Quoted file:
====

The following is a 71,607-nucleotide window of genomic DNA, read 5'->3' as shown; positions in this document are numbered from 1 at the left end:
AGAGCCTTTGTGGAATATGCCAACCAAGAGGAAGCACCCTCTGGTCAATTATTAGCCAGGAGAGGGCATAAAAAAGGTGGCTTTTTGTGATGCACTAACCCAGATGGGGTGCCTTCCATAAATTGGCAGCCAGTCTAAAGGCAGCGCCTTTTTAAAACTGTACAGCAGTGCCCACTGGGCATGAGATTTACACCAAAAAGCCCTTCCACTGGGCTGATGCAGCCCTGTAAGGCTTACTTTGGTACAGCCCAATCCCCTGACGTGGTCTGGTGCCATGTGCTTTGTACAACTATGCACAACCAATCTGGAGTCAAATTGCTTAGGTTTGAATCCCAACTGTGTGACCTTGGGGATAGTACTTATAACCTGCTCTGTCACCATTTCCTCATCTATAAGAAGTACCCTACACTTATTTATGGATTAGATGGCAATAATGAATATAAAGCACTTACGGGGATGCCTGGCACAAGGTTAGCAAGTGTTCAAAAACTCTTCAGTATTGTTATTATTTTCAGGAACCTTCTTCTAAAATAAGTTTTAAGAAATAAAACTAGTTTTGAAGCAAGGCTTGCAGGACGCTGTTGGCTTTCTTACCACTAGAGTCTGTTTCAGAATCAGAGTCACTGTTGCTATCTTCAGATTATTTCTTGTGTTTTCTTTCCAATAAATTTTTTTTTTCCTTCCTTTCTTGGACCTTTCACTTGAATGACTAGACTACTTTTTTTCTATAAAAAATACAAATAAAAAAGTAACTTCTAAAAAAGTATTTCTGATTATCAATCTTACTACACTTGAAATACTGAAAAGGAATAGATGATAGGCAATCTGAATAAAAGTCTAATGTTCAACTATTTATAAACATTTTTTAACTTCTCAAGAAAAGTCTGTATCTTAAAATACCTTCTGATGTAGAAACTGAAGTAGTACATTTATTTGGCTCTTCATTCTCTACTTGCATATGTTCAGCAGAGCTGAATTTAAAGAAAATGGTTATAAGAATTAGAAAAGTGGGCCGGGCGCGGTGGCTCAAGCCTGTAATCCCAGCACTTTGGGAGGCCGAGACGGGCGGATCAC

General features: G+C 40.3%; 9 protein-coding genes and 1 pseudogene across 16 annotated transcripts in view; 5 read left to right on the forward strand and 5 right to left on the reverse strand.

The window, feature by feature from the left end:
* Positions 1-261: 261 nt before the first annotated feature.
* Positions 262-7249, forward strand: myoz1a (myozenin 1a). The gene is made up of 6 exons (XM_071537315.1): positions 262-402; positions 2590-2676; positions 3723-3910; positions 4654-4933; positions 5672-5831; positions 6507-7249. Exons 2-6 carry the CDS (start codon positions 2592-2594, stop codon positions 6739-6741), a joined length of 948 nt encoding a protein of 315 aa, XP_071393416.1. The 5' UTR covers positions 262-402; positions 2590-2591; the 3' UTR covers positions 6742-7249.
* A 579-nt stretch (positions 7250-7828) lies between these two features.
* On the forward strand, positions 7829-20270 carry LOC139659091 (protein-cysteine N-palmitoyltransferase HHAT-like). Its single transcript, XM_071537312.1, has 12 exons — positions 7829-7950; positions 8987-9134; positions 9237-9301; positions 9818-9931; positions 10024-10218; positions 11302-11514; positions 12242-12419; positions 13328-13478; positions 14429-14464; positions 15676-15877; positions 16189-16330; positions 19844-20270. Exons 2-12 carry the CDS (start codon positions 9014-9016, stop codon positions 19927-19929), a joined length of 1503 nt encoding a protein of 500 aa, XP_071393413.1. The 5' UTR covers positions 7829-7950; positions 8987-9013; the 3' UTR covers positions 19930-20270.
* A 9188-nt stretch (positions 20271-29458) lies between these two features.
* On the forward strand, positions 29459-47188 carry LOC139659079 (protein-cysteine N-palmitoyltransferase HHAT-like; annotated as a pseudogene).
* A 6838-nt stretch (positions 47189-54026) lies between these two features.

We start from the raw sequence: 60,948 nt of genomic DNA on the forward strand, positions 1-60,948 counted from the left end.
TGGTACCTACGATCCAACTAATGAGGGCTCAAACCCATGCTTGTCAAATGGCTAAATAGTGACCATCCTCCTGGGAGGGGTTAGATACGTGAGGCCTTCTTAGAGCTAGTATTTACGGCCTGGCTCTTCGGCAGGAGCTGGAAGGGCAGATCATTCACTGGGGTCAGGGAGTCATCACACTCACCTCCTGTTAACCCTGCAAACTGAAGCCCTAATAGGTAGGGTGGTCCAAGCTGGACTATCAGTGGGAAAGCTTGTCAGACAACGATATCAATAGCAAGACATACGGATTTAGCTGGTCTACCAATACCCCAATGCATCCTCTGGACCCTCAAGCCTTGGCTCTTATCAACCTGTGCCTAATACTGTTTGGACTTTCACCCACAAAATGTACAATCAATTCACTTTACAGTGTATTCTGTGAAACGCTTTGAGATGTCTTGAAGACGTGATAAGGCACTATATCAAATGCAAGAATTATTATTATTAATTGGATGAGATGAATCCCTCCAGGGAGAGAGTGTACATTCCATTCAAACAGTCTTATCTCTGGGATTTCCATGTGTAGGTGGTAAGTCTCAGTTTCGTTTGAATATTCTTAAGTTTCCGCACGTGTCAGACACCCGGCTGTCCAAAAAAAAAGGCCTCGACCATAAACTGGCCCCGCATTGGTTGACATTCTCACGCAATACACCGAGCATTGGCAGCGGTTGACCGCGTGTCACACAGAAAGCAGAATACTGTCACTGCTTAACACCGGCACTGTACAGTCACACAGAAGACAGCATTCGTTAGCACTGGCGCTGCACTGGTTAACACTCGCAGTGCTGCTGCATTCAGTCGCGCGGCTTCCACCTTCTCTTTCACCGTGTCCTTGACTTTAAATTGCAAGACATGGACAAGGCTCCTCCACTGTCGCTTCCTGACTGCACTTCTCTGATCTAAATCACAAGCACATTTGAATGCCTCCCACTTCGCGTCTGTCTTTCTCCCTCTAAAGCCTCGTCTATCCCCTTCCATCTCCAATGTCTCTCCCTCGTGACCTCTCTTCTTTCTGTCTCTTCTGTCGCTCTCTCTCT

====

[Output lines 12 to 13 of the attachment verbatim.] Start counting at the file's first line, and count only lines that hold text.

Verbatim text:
We start from the raw sequence: 60,948 nt of genomic DNA on the forward strand, positions 1-60,948 counted from the left end.
TGGTACCTACGATCCAACTAATGAGGGCTCAAACCCATGCTTGTCAAATGGCTAAATAGTGACCATCCTCCTGGGAGGGGTTAGATACGTGAGGCCTTCTTAGAGCTAGTATTTACGGCCTGGCTCTTCGGCAGGAGCTGGAAGGGCAGATCATTCACTGGGGTCAGGGAGTCATCACACTCACCTCCTGTTAACCCTGCAAACTGAAGCCCTAATAGGTAGGGTGGTCCAAGCTGGACTATCAGTGGGAAAGCTTGTCAGACAACGATATCAATAGCAAGACATACGGATTTAGCTGGTCTACCAATACCCCAATGCATCCTCTGGACCCTCAAGCCTTGGCTCTTATCAACCTGTGCCTAATACTGTTTGGACTTTCACCCACAAAATGTACAATCAATTCACTTTACAGTGTATTCTGTGAAACGCTTTGAGATGTCTTGAAGACGTGATAAGGCACTATATCAAATGCAAGAATTATTATTATTAATTGGATGAGATGAATCCCTCCAGGGAGAGAGTGTACATTCCATTCAAACAGTCTTATCTCTGGGATTTCCATGTGTAGGTGGTAAGTCTCAGTTTCGTTTGAATATTCTTAAGTTTCCGCACGTGTCAGACACCCGGCTGTCCAAAAAAAAAGGCCTCGACCATAAACTGGCCCCGCATTGGTTGACATTCTCACGCAATACACCGAGCATTGGCAGCGGTTGACCGCGTGTCACACAGAAAGCAGAATACTGTCACTGCTTAACACCGGCACTGTACAGTCACACAGAAGACAGCATTCGTTAGCACTGGCGCTGCACTGGTTAACACTCGCAGTGCTGCTGCATTCAGTCGCGCGGCTTCCACCTTCTCTTTCACCGTGTCCTTGACTTTAAATTGCAAGACATGGACAAGGCTCCTCCACTGTCGCTTCCTGACTGCACTTCTCTGATCTAAATCACAAGCACATTTGAATGCCTCCCACTTCGCGTCTGTCTTTCTCCCTCTAAAGCCTCGTCTATCCCCTTCCATCTCCAATGTCTCTCCCTCGTGACCTCTCTTCTTTCTGTCTCTTCTGTCGCTCTCTCTCT